District hosts discussion on future of East Campus

Kris Long, Print Editor-in-Chief

USD 383 hosted community conversations at MHS East Campus last Tuesday and online Friday to allow Manhattan Community members input on the future of the historic school building. 

“People have thoughts that are beyond what we as educators [know],” Assistant Superintendent Eric Reid said. “We know what we do along our end, but if the community needs space… who wants to be that partner to take advantage of square footage that may be available? I don’t know who all those people are.” 

The land 901 Poyntz currently sits on has held a school since the early 1900s, serving different grade levels of Manhattan students. It has been added onto over the years, and now consists of two original buildings and a 1950s extension that holds the cafeteria and a gym space not connected to the school. However, with the expansion to MHS West set to finish by the end of 2022 to host all four high school grades, the old building’s use as a ninth-grade center will become obsolete. 

The district teamed up with the Kansas State Center for Civic Discourse and Democracy to guide the small-group conversations. The participants considered what needs the Manhattan community has, how the East Campus space might fit those needs, what would be required to transform the space and who outside the district could use the space. They also limited the discussion to use of the cafeteria, restrooms around the cafeteria and the art wing classrooms near the extension. 

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“We talk about [these types of community issues] as wicked problems,” Director of the K-State Center for Civic Discourse and Democracy Timothy Shaffer said. “There’s not a right answer to this. Right. There might be certain things that folks say like, ‘maybe it should be that’ but there’s not a technical solution to this and so it requires people to think through it and say, ‘what are the possibilities?’ ‘What are the drawbacks,’ all that sort of stuff.”

What is certain is that 901 Poyntz will no longer function as a school because of the serious renovations it needs and the lack of funds to do so. USD 383 will use the space for their non-attendance building needs first, which primarily involves the Families in Transition Closet that provides free clothing gathered from donations for USD 383 students in need as well as offices. Other community organizations, such as the Community Kitchen, who typically hold dinners in various churches but are interested in a more permanent location, will then be invited to make use of the space. 

“Through this whole process, we have to prioritize what the district needs first for pre K-12,” Reid said. “It’s ‘what do we need’ and then ‘what can come next?’ And then it’s just about, we want to partner with some of these groups. [But], anybody [who] wants to use those spaces, they have to realize they have to come in and remodel it to be what they want it to be and bring in their own equipment.”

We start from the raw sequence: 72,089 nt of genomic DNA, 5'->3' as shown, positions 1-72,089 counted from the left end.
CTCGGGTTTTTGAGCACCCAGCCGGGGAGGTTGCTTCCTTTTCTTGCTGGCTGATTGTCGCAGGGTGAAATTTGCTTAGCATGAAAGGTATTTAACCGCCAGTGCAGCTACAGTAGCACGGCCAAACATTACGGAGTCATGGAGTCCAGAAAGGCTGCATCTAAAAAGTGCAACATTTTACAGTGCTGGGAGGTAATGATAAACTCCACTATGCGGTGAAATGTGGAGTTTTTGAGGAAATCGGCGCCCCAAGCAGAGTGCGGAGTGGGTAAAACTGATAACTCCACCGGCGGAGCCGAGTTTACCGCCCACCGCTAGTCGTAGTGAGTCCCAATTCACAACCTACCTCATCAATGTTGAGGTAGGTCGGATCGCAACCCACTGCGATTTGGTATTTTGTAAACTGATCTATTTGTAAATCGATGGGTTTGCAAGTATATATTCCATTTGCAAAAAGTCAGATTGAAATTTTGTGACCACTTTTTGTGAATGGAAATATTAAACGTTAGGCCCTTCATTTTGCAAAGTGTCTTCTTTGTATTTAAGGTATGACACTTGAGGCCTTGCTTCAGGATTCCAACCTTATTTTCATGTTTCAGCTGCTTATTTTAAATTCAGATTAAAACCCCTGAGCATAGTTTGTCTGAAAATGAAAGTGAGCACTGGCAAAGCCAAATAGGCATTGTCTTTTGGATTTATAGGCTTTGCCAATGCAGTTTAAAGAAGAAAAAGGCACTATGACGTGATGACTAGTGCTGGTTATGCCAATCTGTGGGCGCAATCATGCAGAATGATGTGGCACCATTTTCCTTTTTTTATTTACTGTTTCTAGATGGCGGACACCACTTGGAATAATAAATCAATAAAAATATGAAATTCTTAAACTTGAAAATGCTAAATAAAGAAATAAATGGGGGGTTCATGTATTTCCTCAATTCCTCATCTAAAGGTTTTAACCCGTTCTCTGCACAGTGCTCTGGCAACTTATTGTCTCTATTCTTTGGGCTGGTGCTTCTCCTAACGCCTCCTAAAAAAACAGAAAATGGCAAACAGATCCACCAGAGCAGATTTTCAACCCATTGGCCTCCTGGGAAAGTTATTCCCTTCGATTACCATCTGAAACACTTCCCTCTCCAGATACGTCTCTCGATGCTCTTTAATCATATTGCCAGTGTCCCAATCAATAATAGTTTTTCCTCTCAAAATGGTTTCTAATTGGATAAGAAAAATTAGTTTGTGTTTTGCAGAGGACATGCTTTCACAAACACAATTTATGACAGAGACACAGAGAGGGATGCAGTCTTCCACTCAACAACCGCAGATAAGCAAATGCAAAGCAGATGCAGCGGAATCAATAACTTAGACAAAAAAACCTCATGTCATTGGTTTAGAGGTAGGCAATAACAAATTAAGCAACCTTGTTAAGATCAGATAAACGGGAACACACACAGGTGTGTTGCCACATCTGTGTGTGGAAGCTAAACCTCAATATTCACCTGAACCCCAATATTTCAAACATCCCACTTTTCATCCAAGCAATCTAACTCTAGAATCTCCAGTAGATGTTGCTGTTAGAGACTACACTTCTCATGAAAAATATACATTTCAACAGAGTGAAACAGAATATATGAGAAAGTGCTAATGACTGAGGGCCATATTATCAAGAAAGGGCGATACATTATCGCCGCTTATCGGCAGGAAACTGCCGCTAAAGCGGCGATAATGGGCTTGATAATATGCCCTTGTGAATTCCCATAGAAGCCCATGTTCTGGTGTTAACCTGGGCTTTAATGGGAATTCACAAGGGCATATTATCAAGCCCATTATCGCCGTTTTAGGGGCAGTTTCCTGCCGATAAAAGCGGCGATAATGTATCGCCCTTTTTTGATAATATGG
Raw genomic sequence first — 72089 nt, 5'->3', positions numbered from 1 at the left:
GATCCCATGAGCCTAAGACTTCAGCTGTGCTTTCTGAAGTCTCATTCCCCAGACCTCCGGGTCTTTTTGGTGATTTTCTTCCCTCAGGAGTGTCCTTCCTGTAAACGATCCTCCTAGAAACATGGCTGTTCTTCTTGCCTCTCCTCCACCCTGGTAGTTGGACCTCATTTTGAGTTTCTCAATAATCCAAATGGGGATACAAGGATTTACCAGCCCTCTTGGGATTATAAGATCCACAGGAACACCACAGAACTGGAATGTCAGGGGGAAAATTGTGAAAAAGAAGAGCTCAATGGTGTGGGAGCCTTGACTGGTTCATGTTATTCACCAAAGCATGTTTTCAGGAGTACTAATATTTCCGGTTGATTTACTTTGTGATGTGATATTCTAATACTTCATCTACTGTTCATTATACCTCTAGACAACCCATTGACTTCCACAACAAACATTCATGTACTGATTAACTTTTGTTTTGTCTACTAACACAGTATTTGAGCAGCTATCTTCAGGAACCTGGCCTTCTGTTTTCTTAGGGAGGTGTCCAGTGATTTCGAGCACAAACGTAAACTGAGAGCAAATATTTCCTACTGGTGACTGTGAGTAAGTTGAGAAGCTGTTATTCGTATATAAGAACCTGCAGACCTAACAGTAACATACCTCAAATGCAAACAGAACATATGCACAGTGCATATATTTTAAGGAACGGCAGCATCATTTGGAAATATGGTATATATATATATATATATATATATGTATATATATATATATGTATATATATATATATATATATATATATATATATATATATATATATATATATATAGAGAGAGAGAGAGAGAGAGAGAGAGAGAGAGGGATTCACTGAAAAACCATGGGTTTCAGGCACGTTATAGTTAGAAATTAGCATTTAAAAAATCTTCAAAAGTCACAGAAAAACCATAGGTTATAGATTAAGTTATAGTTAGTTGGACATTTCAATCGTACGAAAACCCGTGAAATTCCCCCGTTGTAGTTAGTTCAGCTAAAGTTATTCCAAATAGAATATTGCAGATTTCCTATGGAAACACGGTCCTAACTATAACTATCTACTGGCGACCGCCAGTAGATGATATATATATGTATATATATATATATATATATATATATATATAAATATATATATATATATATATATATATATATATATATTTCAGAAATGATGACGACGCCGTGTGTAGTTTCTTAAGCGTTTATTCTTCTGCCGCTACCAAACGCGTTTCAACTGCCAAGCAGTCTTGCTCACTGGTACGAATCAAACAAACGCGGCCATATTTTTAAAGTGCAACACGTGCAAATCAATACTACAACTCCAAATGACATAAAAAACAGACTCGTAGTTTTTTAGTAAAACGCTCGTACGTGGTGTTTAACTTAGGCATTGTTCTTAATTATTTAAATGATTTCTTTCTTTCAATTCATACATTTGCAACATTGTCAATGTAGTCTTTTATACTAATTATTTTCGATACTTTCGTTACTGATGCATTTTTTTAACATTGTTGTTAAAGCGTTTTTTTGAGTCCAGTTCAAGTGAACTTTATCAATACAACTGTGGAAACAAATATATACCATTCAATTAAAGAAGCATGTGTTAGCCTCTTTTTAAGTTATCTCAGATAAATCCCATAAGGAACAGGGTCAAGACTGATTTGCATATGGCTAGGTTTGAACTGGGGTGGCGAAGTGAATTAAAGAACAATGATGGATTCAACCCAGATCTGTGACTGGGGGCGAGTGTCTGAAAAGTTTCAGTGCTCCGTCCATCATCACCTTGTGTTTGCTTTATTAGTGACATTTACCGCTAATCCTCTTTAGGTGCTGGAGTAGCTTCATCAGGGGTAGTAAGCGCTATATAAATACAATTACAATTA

The district will not be spending money on renovation projects for non-educational or district-related projects. Any changes to the building – which is likely, considering its current condition – will be the responsibility of the organization. A lease agreement will likely be agreed upon. The district also plans on taking usable equipment currently housed in the school like chairs and tables, desks and kitchen equipment. 

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“Anything that has value and worth, we’re taking and we’re keeping and we’re moving,” Ried said. “School tax dollars… don’t need to go supporting those types of things. Now, if we don’t have use for it, we don’t need it, we can’t sell it, I think it’s a great use for something like that instead of checking the dumpster.”

Of the 29 Manhattan citizens in attendance, most ideas centered around social services. Because the building already has a functioning cafeteria, many focused on having a centralized community kitchen for families in need. Others mentioned emergency shelters, senior services, child care, community classes or business endeavors. 

“I think it was very optimistic. A lot of great ideas, a lot of shared thoughts, a lot of respect,” said discussion participant and K-State professor of social work Dr. Lorenza Lockett. “I liked the civilness of it… everything wasn’t exactly fitting but no one got bent out of shape because their idea was different than somebody else’s idea.”

The district will hold a second round of discussions beginning Feb. 15 from 7-9 p.m. at 901 Poyntz. 

“I have a love-hate relationship with this building,” Reid said. “I love it for what it is and it’s got space and it’s got character. It’s got all these things. It’s just when you want to fix something, it’s hard. Because it’s 100 years old, and they did not make it for the internet, they didn’t make it for plumbing today, they didn’t make it for heating systems today, electrical systems. But they sure did build it to last.”